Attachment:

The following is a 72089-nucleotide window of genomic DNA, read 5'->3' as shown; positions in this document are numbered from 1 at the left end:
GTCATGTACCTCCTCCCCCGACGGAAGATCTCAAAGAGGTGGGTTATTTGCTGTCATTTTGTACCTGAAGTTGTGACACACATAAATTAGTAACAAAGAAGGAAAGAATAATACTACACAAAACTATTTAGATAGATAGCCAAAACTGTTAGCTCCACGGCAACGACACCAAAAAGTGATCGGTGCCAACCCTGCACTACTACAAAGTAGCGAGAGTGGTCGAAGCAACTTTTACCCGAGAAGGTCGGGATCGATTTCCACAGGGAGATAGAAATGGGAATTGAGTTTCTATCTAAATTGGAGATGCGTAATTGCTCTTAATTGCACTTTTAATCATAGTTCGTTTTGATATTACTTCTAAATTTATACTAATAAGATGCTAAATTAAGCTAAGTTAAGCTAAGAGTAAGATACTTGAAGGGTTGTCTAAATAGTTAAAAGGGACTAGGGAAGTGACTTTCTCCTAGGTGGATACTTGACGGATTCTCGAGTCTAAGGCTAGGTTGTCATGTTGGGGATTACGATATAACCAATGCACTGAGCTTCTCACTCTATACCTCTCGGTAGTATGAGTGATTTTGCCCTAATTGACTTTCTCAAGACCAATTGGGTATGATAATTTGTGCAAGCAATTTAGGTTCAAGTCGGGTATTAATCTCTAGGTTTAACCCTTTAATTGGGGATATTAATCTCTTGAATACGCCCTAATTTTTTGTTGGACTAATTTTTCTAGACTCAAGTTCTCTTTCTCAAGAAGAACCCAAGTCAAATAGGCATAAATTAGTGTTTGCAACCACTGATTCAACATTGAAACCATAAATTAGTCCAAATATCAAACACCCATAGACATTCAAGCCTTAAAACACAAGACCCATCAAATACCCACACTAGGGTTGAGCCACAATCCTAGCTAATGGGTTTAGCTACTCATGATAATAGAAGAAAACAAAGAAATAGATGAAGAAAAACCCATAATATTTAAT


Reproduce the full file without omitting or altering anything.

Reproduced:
The following is a 72089-nucleotide window of genomic DNA, read 5'->3' as shown; positions in this document are numbered from 1 at the left end:
GTCATGTACCTCCTCCCCCGACGGAAGATCTCAAAGAGGTGGGTTATTTGCTGTCATTTTGTACCTGAAGTTGTGACACACATAAATTAGTAACAAAGAAGGAAAGAATAATACTACACAAAACTATTTAGATAGATAGCCAAAACTGTTAGCTCCACGGCAACGACACCAAAAAGTGATCGGTGCCAACCCTGCACTACTACAAAGTAGCGAGAGTGGTCGAAGCAACTTTTACCCGAGAAGGTCGGGATCGATTTCCACAGGGAGATAGAAATGGGAATTGAGTTTCTATCTAAATTGGAGATGCGTAATTGCTCTTAATTGCACTTTTAATCATAGTTCGTTTTGATATTACTTCTAAATTTATACTAATAAGATGCTAAATTAAGCTAAGTTAAGCTAAGAGTAAGATACTTGAAGGGTTGTCTAAATAGTTAAAAGGGACTAGGGAAGTGACTTTCTCCTAGGTGGATACTTGACGGATTCTCGAGTCTAAGGCTAGGTTGTCATGTTGGGGATTACGATATAACCAATGCACTGAGCTTCTCACTCTATACCTCTCGGTAGTATGAGTGATTTTGCCCTAATTGACTTTCTCAAGACCAATTGGGTATGATAATTTGTGCAAGCAATTTAGGTTCAAGTCGGGTATTAATCTCTAGGTTTAACCCTTTAATTGGGGATATTAATCTCTTGAATACGCCCTAATTTTTTGTTGGACTAATTTTTCTAGACTCAAGTTCTCTTTCTCAAGAAGAACCCAAGTCAAATAGGCATAAATTAGTGTTTGCAACCACTGATTCAACATTGAAACCATAAATTAGTCCAAATATCAAACACCCATAGACATTCAAGCCTTAAAACACAAGACCCATCAAATACCCACACTAGGGTTGAGCCACAATCCTAGCTAATGGGTTTAGCTACTCATGATAATAGAAGAAAACAAAGAAATAGATGAAGAAAAACCCATAATATTTAAT